Note: Where available, the PDF/Word icon below is provided to view the complete and fully formatted document
 Download Current HansardDownload Current Hansard    View Or Save XMLView/Save XML

Previous Fragment    Next Fragment
Tuesday, 2 September 2014
Page: 9425

Mr NEUMANN (Blair) (16:34): The member for Oxley dealt with the grubby changes to superannuation that are going to impact millions of Australians in terms of their financial security. The member for Jagajaga talked about pensions. I want to refer the member for Ryan—she did say that there was almost no adverse impacts on pensions and senior Australians—to page 192 of Budget Paper No. 2, which shows $1.3 billion in cuts for pension concessions; for utilities, for transport, for registration et cetera. Page 203 of this document—if you had bothered to look at it, Member for Ryan—shows $449 million in cuts to pensions; veterans pensions, disability pensions, carers payments, age pensions. That is what it shows. And, if those members have a look at their own document, they will see there are cuts to pensions for older Australians.

But what age pensioners need is support, greater choice and financial security. They need more support and care at home. They need greater access to residential aged care. We did Living Longer, Living Better. I will deal with the third aspect of this MPI: support to older Australians and the cuts the coalition is undertaking. What did they do within days of getting into government? They cut the workforce supplement, which was there to help aged-care providers with assistance for nurses and carers in aged-care facilities—$1.1 billion. They cut the funding in the workforce supplement. They followed it up in the budget with $653 million in cuts; getting rid of the aged-care payroll tax exemption supplement. The aged-care sector had no idea this was coming. It was a one-two punch to the head for the aged-care sector. It meant that a sector with low profit margins could not provide the assistance. I met today with Leading Age Services Australia, LASA, to talk about this and the impact on older Australians because of the cuts that this government has perpetrated on senior Australians.

Then, just before Dementia Awareness Month, this government cuts the dementia and severe behaviour supplement; 330,000 Australians need that help in residential aged-care facilities. Now the children of people in those aged-care facilities have to go there to provide the support and assistance that aged-care providers and residential aged-care homes should be providing. And all those opposite bemoan this. They go back to their listening posts and mobile offices and say: 'We have cut the dementia and severe behaviours supplement'.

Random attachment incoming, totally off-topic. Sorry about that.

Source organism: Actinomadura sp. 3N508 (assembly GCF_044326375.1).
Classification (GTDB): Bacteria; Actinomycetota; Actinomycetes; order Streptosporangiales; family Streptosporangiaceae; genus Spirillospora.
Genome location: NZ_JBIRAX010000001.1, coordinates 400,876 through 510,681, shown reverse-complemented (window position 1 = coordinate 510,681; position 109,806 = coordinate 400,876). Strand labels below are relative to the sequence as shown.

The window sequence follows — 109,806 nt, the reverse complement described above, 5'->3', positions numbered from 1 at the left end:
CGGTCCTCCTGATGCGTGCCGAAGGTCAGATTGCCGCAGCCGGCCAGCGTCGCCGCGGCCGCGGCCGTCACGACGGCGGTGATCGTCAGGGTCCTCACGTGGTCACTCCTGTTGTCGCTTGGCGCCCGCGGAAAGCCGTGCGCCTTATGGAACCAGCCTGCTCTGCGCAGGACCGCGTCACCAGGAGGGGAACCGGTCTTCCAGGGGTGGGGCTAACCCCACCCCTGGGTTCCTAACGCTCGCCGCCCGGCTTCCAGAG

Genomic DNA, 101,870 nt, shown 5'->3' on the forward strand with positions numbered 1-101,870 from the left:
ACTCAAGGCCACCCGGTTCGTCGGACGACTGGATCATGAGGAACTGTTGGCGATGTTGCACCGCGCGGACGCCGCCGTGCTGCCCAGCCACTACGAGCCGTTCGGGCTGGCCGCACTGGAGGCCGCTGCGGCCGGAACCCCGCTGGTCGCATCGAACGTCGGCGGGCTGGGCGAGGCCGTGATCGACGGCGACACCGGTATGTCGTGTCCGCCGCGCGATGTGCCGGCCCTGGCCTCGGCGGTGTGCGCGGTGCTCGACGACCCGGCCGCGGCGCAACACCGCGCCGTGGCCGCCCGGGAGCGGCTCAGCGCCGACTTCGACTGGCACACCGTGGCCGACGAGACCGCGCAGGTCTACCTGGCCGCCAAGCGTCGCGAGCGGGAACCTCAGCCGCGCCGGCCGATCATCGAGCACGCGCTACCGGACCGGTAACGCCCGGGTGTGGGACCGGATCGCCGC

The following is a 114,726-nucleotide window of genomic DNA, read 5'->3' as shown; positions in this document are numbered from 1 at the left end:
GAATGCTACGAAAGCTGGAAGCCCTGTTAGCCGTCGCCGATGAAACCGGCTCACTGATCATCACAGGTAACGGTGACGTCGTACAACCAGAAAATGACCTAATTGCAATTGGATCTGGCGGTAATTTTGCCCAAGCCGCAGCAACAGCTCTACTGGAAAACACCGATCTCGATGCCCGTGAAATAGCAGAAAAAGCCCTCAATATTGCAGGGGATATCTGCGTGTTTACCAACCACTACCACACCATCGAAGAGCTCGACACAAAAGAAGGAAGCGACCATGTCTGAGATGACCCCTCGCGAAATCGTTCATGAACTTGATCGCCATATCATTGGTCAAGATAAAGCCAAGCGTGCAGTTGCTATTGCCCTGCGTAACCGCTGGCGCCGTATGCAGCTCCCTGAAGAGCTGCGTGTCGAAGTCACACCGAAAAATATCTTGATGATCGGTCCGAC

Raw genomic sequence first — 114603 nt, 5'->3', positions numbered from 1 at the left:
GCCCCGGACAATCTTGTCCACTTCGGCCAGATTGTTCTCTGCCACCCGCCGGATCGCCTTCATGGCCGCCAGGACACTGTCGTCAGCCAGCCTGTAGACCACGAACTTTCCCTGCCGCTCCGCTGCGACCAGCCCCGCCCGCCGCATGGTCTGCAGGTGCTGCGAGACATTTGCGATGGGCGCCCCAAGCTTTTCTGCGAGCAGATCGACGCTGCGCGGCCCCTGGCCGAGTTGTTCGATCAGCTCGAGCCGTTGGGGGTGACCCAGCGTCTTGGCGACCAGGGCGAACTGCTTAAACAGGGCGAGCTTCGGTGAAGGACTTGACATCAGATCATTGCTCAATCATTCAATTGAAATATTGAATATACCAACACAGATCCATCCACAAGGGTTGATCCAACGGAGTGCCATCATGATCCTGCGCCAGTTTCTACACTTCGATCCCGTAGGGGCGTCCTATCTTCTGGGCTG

There was no notice given to the industry. It was not in the MYEFO and it was not in the budget—but after the budget. The sector did not know about it. This sector is under so much pressure from the cuts of those opposite. They did not tell the sector about this before the election—and they did not tell them that they were going to get rid of the payroll tax exemption supplement either. What the government have done is make it harder for older Australians in residential aged-care facilities. Where are they going to get the doctors, nurses, carers and accountants? Where are they going to provide assistance?

We know that older Australians need support. This is a country with an ageing demographic. At Federation four per cent of Australians were over 65 years of age; now it is 14 per cent and it is going to be 25 per cent in the next couple of decades. There will be a million Australians in this country with dementia, and those opposite do not care at all—because they are cutting the funding for this sort of assistance in the homes. That is what they have done—with no consultation with the sector.

Those consequential cuts will have an impact on the kind of care those people in dementia units get. They have kept the cognition supplement—the extra 10 per cent—for the homecare packages for people with dementia who are in their home. But they cut the funding, the extra $16.15 a day—that is all it is—for those people in dementia units. I say to those opposite: go back to your listening post, your mobile offices and your aged-care homes—go to Blue Care—and tell them that you are cutting the funding. Those opposite will pay a big price for their cuts to support for aged care. They will pay a big price for their cuts to support the pension and the cuts to support superannuation. In places like Townsville, Brisbane, the Gold Coast, Gladstone, Bundaberg and Rockhampton, they will rue the day they did this.